The extrinsic intelligence, including smarm computing capabilities, enhance cooperative interaction between individual ECAS vehicles, each with their intrinsic intelligence and autonomy, and working collectively in harmony for the benefit of the collective traffic and interacting in real-time with the other vehicles, traffic participants (e.g., passengers, drivers, pedestrians, and infrastructure such as traffic lights, lighting poles, buildings, IoT, edge computing, cloud infrastructure, etc).
The concept of smarm prediction can be used in fleets of ECAS vehicles to forecast traffic routes and optimization. Traffic and vehicle interactions simulations can determine the optimal vehicles' behavior based on constraints like energy consumption, shortest route, time-efficient routes, etc. can be integrated into the simulation models, including digital twins of the ECAS vehicles and virtual maps and infrastructure that mimic the real-time scenarios.
The computing requirements for implementing intrinsic and extrinsic intelligence have advanced the development in edge computing that evolved in developing technologies that fulfill the specific area’s needs and granularity such as meta edge, deep edge, and micro-edge as presented in Figure 14. The micro-edge and deep edge technologies apply mainly to the intrinsic on ECAS vehicle intelligence, while meta edge applies both to intrinsic and extrinsic vehicle intelligence.
The edge computing layers are combined with AI, SI algorithms on devices inside and outside the ECAS vehicles allowing the information to be processed in real-time without connecting to a cloud.
Energy, communication, and extremely information-intensive AI processes required in overall traffic coordination, vehicle maintenance, and interactions among fleets are performed in clouds as they mandate a large amount of computing power and energy.
The evolution of edge computing and swarm intelligence allows the ECAS vehicles to operate autonomously and interact locally with other vehicles and infrastructure in all real-time operations. The intrinsic and extrinsic intelligence enables ML and DL algorithms that run on the vehicle perception sensors, in the vehicle devices, on the vehicle central computing unit, and in the meta-edge infrastructure.
Providing performant mobility solutions by deploying ECAS vehicles is challenging, requiring multi-parameter optimization for carbon reduction, energy efficiency, shortest route, maximum speed, minimum congestion, and landscape configuration. AI, SI, IoT, and edge computing are the technologies that can sustain or even enhance future mobility solutions under these constraints.
ECAS vehicles rely on ML to resolve challenging tasks in perception and motion planning. The hardware, software, and embedded safety standards have not sufficiently evolved to address AI and ML safety challenges like interpretability, verification, and performance limitations. The lack of human interpretable specifications implementation, run-time monitoring functions, transparency, testing, verification, and virtual validation are significant challenges for ML deployment and the homologation of ECAS vehicles.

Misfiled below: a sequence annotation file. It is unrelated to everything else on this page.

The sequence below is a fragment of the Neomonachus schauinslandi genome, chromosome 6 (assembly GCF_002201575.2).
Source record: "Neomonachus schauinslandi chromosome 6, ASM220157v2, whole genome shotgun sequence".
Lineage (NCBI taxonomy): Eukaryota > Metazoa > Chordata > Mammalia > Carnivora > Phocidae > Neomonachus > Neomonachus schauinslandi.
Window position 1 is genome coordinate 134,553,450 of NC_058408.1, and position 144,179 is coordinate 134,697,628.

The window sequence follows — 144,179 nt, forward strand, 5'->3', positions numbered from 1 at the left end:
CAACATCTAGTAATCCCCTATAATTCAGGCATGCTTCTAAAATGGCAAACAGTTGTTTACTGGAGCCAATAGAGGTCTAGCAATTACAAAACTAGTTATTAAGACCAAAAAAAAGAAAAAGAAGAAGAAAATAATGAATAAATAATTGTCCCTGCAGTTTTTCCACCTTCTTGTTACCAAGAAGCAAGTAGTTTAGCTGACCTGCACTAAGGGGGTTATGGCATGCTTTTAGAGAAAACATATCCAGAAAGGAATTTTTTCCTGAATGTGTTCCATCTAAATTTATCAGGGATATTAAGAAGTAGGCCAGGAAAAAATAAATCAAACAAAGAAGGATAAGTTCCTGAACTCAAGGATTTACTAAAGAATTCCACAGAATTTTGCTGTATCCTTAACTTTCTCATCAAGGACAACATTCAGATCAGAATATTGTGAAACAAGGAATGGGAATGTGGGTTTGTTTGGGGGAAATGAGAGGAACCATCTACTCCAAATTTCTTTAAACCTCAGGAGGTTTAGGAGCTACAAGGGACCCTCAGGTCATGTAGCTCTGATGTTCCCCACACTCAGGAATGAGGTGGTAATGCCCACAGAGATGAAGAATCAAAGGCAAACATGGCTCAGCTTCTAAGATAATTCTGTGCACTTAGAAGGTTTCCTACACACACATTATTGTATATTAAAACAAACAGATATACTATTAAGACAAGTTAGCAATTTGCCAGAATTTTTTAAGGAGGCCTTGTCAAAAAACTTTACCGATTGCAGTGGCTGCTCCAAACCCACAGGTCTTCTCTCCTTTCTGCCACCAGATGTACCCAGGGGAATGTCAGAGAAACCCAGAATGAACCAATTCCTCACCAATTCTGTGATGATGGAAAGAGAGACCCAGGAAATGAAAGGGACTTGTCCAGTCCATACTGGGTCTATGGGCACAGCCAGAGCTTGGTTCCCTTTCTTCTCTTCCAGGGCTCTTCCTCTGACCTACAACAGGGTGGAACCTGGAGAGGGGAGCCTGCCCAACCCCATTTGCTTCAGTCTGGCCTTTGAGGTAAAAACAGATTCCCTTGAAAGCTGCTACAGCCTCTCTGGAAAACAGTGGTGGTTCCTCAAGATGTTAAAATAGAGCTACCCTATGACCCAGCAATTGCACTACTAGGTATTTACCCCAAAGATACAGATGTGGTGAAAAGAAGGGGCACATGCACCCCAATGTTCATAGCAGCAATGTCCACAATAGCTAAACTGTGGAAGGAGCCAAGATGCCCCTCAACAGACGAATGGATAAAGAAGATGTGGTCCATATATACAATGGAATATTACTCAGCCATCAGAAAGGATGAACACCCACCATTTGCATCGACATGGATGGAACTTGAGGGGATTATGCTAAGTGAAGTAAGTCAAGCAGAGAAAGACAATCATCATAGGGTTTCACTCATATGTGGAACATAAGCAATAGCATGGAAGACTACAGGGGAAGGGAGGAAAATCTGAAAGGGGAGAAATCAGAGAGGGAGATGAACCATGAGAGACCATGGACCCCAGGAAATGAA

The use of ML for increased intrinsic and extrinsic intelligence and enhanced safety requires an inherent safety design that starts with the design specifications, implementation strategy, virtual validation for providing fail-operational properties, and minimizing the residual risk by increasing the safety margin.
Edge AI and SI are becoming increasingly relevant for ECAS vehicles as they are operating autonomously in local environments and need to exchange information efficiently in real-time. The edge AI and SI are even more critical considering the perception domain of the vehicle, including the advanced perception sensors and actuators and the computer vision capabilities, and the algorithms that are essential for implementing the intrinsic and extrinsic intelligence capabilities.
The time delays in the transmission of data from these sensors could have catastrophic safety consequences. ECAS cannot experience low latency transmission while detecting objects on the street and fast response time is so critical that the perception sensors/actuators themselves must have micro-edge AI capabilities that allow them to analyze and classify images locally.
The use of all edge AI and SI layers efficiently increases the vehicle’s sensor fusion capabilities, improves the vehicle’s local decision-making, reduces unnecessary data transmission, minimizes communication interruptions, and improves vehicle’s cooperative capabilities.
ECAS vehicles must continually be scanning the surrounding environment and evaluating the situation, making corrections to its trajectory based on contextual conditions and local events. Real-time data processing is critical for ECAS vehicle mission-critical applications, and the onboard edge AI and SI systems are responsible for data storage, sensor fusion, cognition, and analysis. The edge AI and SI systems enhance the autonomous capabilities of ECAS vehicles and optimize the intrinsic and extrinsic intelligence functions. The optimization of the driving functions of the ECAS vehicles at the vehicle level combined with the optimization of the mobility applications improve energy efficiency and provide efficient driving, fuel-efficient journeys, and efficient infrastructure.